"That technology is giving ample opportunity for predators," said Jeffco DA investigator Mike Harris, who specializes in crimes against children.
Harris' Child Sex Offender Internet Investigations unit, known as "Cheezo," has arrested 45 suspected predators so far this year and 515 since 2005.
Harris' number one piece of advice to prevent problems is a cell phone curfew each night.
"We're going to put it on our charger, in our bedroom, and you can get it back the next morning," Harris said. "They don't need that phone at night."
He says be sure to regularly check your child's computer and phone.
Harris says he once thought computers put kids most at risk, but now he says it's their cell phones. Kids carry them all the time, chat on them, and use instant messaging.
They're also using free texting applications to keep conversations hidden from their parents.
Some of the most popular apps include TextPlus, TextFree Unlimited, TextNow, Brightkite Group Text, Textie Messaging, and TigerText.
"You need to check all the applications your kids have, because we're seeing there are messages on there, but if kids want to hide something, they can download one of these free texting applications," Harris said.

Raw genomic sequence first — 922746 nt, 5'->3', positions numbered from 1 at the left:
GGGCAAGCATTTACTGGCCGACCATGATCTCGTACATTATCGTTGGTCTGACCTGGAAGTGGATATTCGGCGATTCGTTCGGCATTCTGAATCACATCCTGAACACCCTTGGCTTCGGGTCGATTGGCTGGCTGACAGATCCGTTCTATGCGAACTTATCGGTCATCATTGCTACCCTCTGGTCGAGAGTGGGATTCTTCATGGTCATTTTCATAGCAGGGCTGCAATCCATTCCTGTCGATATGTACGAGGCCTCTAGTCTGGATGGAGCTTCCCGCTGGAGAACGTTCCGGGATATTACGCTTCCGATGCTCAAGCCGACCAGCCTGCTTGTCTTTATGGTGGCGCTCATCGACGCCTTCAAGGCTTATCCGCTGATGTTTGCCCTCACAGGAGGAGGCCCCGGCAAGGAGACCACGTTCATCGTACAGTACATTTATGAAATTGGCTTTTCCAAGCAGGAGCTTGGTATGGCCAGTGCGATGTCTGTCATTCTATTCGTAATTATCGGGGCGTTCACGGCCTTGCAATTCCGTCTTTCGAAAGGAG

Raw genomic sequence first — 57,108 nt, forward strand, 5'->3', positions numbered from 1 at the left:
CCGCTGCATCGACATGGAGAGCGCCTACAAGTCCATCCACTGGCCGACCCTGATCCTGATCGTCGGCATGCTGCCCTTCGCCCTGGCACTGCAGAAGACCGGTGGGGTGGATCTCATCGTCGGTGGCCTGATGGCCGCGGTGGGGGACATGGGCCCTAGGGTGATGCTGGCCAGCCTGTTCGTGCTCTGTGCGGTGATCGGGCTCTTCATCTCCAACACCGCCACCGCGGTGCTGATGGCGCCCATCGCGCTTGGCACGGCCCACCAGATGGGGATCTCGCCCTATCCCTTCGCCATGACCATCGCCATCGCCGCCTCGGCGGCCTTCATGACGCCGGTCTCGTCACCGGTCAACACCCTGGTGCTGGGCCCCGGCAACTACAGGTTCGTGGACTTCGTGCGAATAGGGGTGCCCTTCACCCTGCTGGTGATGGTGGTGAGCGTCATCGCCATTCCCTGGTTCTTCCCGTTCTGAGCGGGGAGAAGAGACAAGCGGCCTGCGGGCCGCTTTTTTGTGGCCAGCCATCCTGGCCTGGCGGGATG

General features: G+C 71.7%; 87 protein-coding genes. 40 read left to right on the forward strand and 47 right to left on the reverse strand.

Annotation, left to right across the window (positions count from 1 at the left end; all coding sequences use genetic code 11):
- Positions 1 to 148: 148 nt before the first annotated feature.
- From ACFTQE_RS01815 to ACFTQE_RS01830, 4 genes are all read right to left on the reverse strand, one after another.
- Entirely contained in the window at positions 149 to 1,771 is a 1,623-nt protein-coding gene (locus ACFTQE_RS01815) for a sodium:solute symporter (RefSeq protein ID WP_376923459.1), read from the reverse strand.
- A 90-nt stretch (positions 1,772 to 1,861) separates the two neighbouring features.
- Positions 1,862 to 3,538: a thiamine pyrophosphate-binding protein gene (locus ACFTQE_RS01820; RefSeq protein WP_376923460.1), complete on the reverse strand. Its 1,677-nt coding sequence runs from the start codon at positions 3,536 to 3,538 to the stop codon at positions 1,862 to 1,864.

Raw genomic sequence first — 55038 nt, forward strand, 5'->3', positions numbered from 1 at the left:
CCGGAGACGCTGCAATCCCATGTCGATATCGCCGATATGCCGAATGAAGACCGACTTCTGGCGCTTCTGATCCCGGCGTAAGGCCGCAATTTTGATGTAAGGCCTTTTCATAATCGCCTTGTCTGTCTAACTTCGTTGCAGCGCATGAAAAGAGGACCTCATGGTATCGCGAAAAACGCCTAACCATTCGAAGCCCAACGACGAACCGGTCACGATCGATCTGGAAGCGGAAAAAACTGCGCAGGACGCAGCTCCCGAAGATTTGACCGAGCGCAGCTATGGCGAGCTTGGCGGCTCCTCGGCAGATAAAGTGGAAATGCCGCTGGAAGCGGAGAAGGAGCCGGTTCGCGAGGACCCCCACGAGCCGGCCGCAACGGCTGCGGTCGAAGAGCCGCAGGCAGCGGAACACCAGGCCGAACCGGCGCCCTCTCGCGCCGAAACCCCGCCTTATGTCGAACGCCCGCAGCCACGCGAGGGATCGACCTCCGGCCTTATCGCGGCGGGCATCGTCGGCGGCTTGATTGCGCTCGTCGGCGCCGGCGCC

A parent's goal is to prevent abuse, but they also need to identify it.
9Health Reporter Dr. John Torres says there are signs parents should watch out for.
Torres says some signs are blatant and some are subtle.
"There are some pretty obvious signs if you see them, especially in the genital area," Dr. John Torres said. "If you see any bruising or bleeding in the underwear, if the child is doing things that are sexually inappropriate for that age and they're doing behaviors they haven't done before, that should start raising a lot of red flags," Torres said.
Harris says always inquire if your child's behavior starts to change.
"Number one thing with a child is talk to your children," Harris said. "I wish parents were more savvy. I wish parents would take the time and look at their kids' cell phones, look at what's on their computers. I don't think that's happening even nearly enough."
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